New grant for palm oil research

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An oil palm plantation in Indonesia.
Photo credit: 
Ryan Woo/CIFOR

A research team led by FSE director Rosamond Naylor has won a $400,000 multi-year grant to study how to create sustainable palm oil supply chains that promote economic growth and environmental sustainability in Indonesia and West Africa. 

Palm oil has become one of the world’s fastest growing and most valuable agricultural commodities. Global production of palm oil doubled in both volume and area each decade between 1970 and 2010, and is expected to double again by 2025. The windfall profits from this rapid expansion have come at a cost of tropical deforestation, biodiversity loss and rising greenhouse gas emissions, and in many cases the economic benefits have bypassed local smallholder farmers. 

"When we talk about sustainability in the palm oil industry, we mean more than saving trees," said Naylor. "The question we are getting at with this project is how can the industry boost rural incomes and alleviate poverty among smallholder farmers, while also reducing deforestation and carbon emissions. We are able to tackle this problem from social, economic and environmental angles because we have a truly cross-disciplinary group of researchers. That's a key strength of this team, and a key strength of Stanford."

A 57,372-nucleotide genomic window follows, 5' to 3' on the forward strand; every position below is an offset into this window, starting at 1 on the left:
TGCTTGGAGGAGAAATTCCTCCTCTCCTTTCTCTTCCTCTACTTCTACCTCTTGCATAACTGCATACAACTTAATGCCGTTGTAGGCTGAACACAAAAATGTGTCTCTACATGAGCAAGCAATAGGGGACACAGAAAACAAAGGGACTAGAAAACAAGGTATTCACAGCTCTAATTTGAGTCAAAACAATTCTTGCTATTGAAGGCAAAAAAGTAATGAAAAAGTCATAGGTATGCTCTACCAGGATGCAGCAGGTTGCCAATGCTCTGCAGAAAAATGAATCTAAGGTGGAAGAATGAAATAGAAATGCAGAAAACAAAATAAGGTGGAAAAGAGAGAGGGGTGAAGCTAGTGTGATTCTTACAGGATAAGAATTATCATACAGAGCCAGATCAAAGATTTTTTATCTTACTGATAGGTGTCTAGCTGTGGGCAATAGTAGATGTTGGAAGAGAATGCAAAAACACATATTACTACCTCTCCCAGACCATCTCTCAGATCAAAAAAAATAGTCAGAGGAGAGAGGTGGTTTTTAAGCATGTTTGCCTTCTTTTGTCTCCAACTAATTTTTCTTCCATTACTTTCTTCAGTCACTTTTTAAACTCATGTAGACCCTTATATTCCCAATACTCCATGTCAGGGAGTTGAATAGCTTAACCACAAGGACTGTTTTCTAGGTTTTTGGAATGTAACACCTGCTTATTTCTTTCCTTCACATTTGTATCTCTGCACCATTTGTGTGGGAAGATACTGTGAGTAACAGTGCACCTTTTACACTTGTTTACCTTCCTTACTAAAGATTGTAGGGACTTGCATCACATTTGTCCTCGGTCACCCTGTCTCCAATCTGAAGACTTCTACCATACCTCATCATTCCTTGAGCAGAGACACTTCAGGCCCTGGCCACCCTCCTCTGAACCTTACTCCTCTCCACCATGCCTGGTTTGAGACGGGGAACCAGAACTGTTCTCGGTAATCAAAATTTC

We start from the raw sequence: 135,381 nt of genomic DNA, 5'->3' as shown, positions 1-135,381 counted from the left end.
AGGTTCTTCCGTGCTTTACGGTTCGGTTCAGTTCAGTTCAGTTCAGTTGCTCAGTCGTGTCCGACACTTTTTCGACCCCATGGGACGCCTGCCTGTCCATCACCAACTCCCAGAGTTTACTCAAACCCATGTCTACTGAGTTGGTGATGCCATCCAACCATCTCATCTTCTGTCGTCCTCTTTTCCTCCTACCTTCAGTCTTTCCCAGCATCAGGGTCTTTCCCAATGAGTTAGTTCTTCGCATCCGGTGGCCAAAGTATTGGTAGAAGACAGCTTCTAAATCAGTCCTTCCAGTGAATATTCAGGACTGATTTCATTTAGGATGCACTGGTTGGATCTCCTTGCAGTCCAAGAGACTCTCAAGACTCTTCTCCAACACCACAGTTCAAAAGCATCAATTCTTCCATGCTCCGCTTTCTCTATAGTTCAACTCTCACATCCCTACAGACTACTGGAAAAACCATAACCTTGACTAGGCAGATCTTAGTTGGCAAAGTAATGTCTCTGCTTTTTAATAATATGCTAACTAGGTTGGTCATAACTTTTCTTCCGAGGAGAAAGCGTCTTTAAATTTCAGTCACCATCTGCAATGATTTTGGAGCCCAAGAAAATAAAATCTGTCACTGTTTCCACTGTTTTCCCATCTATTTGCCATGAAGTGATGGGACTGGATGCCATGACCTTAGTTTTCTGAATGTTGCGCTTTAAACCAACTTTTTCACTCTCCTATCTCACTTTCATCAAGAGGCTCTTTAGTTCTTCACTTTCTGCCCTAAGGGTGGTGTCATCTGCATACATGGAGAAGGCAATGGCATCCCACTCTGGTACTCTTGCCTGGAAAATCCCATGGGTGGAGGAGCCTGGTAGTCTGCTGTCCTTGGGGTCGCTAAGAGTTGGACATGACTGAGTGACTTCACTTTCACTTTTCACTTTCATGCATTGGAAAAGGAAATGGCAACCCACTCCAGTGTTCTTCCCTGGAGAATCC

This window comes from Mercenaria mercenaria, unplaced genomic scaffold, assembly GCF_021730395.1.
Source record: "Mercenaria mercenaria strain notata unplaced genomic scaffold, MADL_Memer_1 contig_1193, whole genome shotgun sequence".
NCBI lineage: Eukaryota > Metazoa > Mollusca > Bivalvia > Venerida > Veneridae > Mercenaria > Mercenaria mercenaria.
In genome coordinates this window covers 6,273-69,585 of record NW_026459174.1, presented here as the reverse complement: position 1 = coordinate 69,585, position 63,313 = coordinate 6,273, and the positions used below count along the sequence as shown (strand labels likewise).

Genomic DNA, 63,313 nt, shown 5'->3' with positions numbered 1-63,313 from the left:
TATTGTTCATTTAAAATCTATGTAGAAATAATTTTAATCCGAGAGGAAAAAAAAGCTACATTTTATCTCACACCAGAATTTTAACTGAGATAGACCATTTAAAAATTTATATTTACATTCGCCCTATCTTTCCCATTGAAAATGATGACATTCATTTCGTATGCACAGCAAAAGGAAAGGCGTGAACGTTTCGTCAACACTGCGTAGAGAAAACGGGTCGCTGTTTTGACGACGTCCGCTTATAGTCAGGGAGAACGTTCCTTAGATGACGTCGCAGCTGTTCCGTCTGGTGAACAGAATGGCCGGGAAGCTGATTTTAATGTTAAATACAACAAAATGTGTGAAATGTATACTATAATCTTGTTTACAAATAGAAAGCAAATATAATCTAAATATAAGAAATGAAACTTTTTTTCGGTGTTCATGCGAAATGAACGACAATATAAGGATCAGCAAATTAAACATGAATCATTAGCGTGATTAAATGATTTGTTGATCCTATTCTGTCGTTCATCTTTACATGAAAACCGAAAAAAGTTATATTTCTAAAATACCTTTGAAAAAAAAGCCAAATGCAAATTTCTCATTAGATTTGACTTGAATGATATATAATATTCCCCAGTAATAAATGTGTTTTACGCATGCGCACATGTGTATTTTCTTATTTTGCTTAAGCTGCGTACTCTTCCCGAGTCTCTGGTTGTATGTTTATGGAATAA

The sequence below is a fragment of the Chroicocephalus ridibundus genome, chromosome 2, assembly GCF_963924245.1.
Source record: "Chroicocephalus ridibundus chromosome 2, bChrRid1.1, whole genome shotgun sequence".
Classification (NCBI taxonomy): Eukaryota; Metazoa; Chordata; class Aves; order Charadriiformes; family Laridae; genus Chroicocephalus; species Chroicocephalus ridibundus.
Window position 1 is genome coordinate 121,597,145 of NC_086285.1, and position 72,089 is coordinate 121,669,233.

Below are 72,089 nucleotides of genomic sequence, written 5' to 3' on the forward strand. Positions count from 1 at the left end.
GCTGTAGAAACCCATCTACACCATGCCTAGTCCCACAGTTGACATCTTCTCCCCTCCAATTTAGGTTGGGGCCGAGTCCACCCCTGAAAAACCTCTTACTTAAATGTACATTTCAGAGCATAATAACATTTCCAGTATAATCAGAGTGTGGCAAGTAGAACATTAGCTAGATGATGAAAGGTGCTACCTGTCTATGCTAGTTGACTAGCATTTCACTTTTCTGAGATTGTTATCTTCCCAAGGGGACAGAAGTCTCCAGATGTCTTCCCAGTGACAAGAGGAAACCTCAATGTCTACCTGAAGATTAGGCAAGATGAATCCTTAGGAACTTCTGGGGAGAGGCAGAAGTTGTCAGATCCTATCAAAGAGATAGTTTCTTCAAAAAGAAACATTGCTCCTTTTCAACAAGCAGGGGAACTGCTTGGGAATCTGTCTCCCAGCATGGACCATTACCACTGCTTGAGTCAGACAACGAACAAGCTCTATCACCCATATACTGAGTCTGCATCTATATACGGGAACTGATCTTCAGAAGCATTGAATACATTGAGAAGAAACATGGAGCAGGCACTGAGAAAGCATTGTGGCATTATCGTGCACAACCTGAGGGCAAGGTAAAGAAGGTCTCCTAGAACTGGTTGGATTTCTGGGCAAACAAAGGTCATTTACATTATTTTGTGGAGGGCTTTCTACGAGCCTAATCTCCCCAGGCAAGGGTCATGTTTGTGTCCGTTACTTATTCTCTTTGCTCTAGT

Naylor and her team of Stanford faculty, scholars and students will undertake the three-year project with funding from the Stanford Global Development and Poverty Initiative (GDP), launched in Spring 2014. GDP aims to transform Stanford’s capacity to speak to the challenges of poverty and development. This year, GDP awarded more than $2 million to 13 faculty research teams from across the university. 

The new project marks the first venture that connects Stanford’s expertise in sustainability with the Graduate School of Business’ experience in value chain innovations. The team will conduct an evaluation of value chain opportunities for sustainable palm oil production, build corporate partnerships to improve smallholder incomes, and engage in policy advising. 

GDP is a joint initiative of the Stanford Institute for Innovation in Developing Economies (SEED) and the Freeman Spogli Institute for International Studies (FSI). SEED is housed within the Stanford Graduate School of Business. 

Rosamond Naylor is William Wrigley Professor of Earth System Science and Senior Fellow at the Stanford Woods Institute for the Environment and at FSI.